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HOWARD v. JOSEY et al.
HOWARD et al. v. MACDOUGALD et al.
COOPER, Judge.
Violations of rights. DeKalb Superior Court. Before Judge Hunstein.
These companion cases arise from appellants' incarceration in the DeKalb County Jail. In Case No. A92A0117, appellants, two Inmates, pro se, allege that their constitutional rights were violated by the staff of the jail when their cell assignments were changed and in the administration of medical care to appellant Edgar Howard ("Howard"). In Case No. A92A0118, Howard contends his constitutional rights were violated by officers at the jail who revealed to other prisoners that he was convicted of child molestation, thereby putting his life in danger. Case No. A92A0119 was brought against a jail official, the DeKalb County Attorney ("Johnson") and an associate attorney ("MacDougald") based on alleged libelous and slanderous statements contained in a motion for summary judgment and an affidavit filed in Case No. A92A0117 on behalf of the jail personnel, which was prepared by the two attorneys. The complaint also charged MacDougald with fraud and deceit based upon an alleged improper attempt by MacDougald to obtain a release and voluntary dismissal of this action from appellant Frederick Waters ("Waters"). Appellants appeal the trial court's grant of appellees' motions for summary judgment (Case Nos. A92A0117 and A92A0118) and motion to dismiss for failure to state a claim upon which relief could be granted (Case No. A92A0119).
Case No. A92A0117
1. Appellants enumerate three procedural errors committed by the trial court in its grant of summary judgment to appellees -- failure to hold a formal hearing, application of improper standard of review and failure of the trial court to call witnesses. However, in their brief, appellants did not support the enumerations of error with argument or citation of authority. Instead, appellants argued that their actions, which preceded their removal from a particular cell block, did not justify their removal. Enumerations of error not supported by argument or citation of authority are deemed abandoned. Court of Appeals Rule 15 (c) (2); Greenhill v. State, 199 Ga. App. 218, 219 (404 SE2d 577) (1991). Moreover, even giving due consideration to appellants' pro se pleadings, " 'enumeration[s] of error may not be enlarged by brief on appeal to cover issues not enumerated. [Cit.]' [Cit.]" Pier I Imports v. Chatham County &c. Assessors, 199 Ga. App. 294, 296 (2) (404 SE2d 637) (1991). Inasmuch as appellants have not articulated a basis for reversing the trial court's order, we find no error in the grant of summary judgment.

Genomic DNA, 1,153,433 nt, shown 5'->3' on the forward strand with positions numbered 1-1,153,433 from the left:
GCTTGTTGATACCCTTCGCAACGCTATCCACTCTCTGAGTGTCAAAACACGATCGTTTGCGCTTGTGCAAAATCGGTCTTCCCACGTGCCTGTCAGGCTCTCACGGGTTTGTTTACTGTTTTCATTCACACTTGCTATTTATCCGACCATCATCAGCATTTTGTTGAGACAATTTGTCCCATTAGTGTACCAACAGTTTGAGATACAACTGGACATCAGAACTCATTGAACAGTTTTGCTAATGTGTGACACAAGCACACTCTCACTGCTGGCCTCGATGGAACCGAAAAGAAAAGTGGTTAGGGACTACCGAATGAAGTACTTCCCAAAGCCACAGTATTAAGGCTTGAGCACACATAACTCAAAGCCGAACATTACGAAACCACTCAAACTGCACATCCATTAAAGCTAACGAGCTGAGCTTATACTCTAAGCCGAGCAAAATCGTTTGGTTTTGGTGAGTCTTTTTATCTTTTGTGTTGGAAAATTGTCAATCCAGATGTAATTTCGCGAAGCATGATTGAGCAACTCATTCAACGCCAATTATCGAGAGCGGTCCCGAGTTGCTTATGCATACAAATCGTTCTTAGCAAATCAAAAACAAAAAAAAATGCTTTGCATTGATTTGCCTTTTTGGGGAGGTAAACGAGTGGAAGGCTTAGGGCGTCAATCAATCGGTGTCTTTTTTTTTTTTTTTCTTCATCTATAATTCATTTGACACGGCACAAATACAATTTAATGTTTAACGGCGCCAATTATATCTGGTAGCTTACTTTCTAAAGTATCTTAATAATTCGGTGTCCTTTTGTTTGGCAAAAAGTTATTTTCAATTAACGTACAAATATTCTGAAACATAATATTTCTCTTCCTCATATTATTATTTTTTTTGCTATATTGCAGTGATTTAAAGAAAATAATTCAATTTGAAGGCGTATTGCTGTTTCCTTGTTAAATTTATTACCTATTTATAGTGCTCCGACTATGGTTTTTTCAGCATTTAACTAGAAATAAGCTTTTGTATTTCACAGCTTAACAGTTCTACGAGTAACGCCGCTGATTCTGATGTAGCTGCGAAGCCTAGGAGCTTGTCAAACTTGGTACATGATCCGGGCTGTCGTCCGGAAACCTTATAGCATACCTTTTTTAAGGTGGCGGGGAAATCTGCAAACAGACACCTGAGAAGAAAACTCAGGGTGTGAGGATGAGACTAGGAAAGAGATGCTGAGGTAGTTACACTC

Case No. A92A0118
2. Appellant filed this appeal on August 6, 1991. Thereafter, despite a total of four extensions of time and an order requiring submission by December 9, 1991, no enumerations of error and brief were received by this court. We, therefore, dismiss the appeal in Case No. A92A0118 pursuant to Rule 27 (a) and Rule 14 of the Rules of the Court of Appeals; Cauley v. Turman Realty, 188 Ga. App. 238 (373 SE2d 398) (1988).